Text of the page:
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Tool Use, Culture and Human Hubris

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  • Julienne
    Jeff Schweitzer Scientist and former White House Senior Policy Analyst; Ph.D. in marine biology/neurophysiology Tool Use, Culture and Human Hubris Posted:
    Message 1 of 1 , Feb 4, 2013
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      Jeff Schweitzer

      Scientist and former White House Senior Policy Analyst; Ph.D. in
      marine biology/neurophysiology

      Tool Use, Culture and Human Hubris
      Posted: 02/04/2013 5:24 pm

      Chimpanzees, our closest relatives, demonstrate something awfully
      close to culture, once considered uniquely human. Chimps toy with
      cultural evolution through tool use, also once regarded as exclusive
      to our species. A study published on January 30, 2013, in the journal
      PLOS ONE demonstrated how a cohort of chimps wise in the ways of
      using a straw to suck juice out of a container can pass on that
      knowledge by demonstrating the technique to naive chimps.

      We humans have always thought of ourselves as particularly
      intelligent, special, above all other animals. Religion tells us that
      only we were made in the image of god. The son of god comes in the
      form of a man, not chimp or weasel. We proudly note our compassion,
      humor, altruism and impressive capacity to generate language,
      mathematics, tools, art, and music. In citing this self-serving list
      to bolster our claim to exalted status, filtered expediently to our
      benefit, we assume that humans possess, and other animals utterly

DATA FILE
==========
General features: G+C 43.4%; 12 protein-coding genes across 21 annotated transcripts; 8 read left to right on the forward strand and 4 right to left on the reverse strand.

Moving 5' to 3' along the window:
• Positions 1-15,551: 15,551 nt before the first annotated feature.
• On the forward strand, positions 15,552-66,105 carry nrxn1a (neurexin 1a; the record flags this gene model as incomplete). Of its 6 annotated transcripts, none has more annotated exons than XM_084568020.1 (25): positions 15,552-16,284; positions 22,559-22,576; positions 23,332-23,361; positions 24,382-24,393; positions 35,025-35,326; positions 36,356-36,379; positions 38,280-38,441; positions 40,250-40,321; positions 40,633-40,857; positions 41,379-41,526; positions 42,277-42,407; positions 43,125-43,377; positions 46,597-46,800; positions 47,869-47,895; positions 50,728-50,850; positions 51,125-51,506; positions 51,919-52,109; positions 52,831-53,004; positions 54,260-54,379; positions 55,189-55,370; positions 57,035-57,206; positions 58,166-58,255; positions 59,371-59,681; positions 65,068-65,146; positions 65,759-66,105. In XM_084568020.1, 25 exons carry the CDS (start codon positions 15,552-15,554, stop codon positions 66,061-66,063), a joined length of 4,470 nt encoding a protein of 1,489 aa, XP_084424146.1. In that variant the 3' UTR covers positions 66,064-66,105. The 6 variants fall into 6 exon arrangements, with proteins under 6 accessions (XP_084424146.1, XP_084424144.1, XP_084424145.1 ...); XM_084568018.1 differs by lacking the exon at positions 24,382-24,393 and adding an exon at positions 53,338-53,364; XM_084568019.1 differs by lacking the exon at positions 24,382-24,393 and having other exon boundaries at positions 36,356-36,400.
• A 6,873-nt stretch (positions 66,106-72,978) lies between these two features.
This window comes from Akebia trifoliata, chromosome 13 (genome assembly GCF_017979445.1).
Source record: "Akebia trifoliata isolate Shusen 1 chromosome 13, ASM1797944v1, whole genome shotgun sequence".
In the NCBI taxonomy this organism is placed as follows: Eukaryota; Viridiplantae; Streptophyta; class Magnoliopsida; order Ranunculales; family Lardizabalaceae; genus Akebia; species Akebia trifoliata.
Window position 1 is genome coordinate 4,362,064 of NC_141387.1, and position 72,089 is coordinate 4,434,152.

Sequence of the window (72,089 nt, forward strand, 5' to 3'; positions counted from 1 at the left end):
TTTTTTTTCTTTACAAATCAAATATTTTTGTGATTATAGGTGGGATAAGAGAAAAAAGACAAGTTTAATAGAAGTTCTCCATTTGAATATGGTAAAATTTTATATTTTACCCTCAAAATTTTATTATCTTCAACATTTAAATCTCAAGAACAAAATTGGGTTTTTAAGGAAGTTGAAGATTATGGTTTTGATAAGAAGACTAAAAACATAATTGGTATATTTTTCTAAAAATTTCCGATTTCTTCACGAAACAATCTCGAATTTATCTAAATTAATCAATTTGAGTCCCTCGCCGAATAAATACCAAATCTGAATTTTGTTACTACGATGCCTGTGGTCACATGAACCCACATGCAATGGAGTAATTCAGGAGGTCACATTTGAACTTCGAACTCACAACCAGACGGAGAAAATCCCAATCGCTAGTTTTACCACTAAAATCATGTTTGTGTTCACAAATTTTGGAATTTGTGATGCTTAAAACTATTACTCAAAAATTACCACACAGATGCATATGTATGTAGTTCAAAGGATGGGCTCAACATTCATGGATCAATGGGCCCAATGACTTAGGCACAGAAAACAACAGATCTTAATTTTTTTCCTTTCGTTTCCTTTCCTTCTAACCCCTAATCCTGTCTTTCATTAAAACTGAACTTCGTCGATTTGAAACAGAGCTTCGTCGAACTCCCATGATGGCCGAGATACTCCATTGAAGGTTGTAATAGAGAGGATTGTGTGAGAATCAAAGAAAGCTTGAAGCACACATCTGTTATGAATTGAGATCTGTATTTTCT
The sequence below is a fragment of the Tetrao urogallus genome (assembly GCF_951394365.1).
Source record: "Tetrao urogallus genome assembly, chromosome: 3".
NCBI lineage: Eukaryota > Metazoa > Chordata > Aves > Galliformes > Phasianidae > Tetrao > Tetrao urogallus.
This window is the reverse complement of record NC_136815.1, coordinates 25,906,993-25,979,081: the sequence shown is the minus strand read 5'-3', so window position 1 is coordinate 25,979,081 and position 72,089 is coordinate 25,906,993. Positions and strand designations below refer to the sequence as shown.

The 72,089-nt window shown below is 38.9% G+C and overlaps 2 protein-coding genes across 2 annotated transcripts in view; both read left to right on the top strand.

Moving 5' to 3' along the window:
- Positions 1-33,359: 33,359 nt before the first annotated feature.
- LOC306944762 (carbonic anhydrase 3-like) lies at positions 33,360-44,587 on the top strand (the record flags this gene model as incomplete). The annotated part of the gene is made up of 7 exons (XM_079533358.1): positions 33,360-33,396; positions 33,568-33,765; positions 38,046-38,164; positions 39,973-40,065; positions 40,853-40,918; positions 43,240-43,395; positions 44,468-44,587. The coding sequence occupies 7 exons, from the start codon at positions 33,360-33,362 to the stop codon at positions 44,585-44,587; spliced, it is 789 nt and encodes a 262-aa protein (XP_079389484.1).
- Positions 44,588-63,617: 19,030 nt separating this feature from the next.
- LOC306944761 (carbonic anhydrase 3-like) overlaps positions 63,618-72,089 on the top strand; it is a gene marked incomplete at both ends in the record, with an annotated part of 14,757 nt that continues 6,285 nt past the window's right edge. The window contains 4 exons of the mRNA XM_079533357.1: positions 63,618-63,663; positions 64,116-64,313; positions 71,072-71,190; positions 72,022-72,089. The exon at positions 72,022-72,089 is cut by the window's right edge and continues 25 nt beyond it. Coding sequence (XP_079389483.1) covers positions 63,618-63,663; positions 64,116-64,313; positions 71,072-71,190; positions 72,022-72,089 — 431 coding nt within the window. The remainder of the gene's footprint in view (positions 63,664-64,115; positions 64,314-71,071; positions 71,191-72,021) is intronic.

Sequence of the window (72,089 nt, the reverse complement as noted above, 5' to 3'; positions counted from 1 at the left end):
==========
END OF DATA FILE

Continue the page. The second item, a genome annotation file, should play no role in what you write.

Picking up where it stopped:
lack, these honorable traits or capabilities. We ignore the
      inconvenient fact that we choose to define and measure intelligence
      in terms of our greatest strengths. We arbitrarily exclude from the
      definition of intelligence higher brain functions in other animals.
      We make bold claims of our uniqueness and divine status, only to find
      over time that each claim ultimately fails as we advance our
      understanding of animal intelligence and behavior. There is no better
      example than tool use and culture. (All the examples below are from
      numerous scientific journals and books, all of which can be found in
      the bibliography in Chapter 3 of Beyond Cosmic Dice: Moral Life in a
      Random World).

      Tool Use

      Tool use at one point was indeed long considered solely the
      providence of human ingenuity. But in fact non-human primates and
      birds commonly use tools, mainly to gather food. Chimpanzees, for
      example, regularly use stems as tools and can even pound stones with
      purpose, although they have never mastered flint-making. Chimps also
      use leaves as toilet paper. Egyptian vultures will search up to 50
      yards for a rock to use to smash an ostrich egg. Green herons drop a
      small object onto the surface of the water to attract fish, which are
      fooled into thinking prey is nearby. The heron then turns the table
      and makes a meal of the unsuspecting fish.

      If an elephant is unable to reach some itching part of his body with
      his trunk, the nearest tree often serves to relieve the problem. Just
      as often, however, an itchy elephant will pick up a long stick and
      give himself a good scratch with that instead. If one stick is
      insufficiently long he will look for one better suited to the task.

      With what appears to be clear intention, elephants have been observed
      to throw or drop large rocks and logs on the live wires of electric
      fences, either breaking the wire or loosening it such that it makes
      contact with the earth, thus shorting out the fence. Elephants are
      undoubtedly clueless about electron flow, but have mastered the use
      of a tool to avoid its unpleasant consequences.

      Some animals have graduated from tool use to tool fabrication. On the
      Galapagos Island, one of the many finch species made famous by Darwin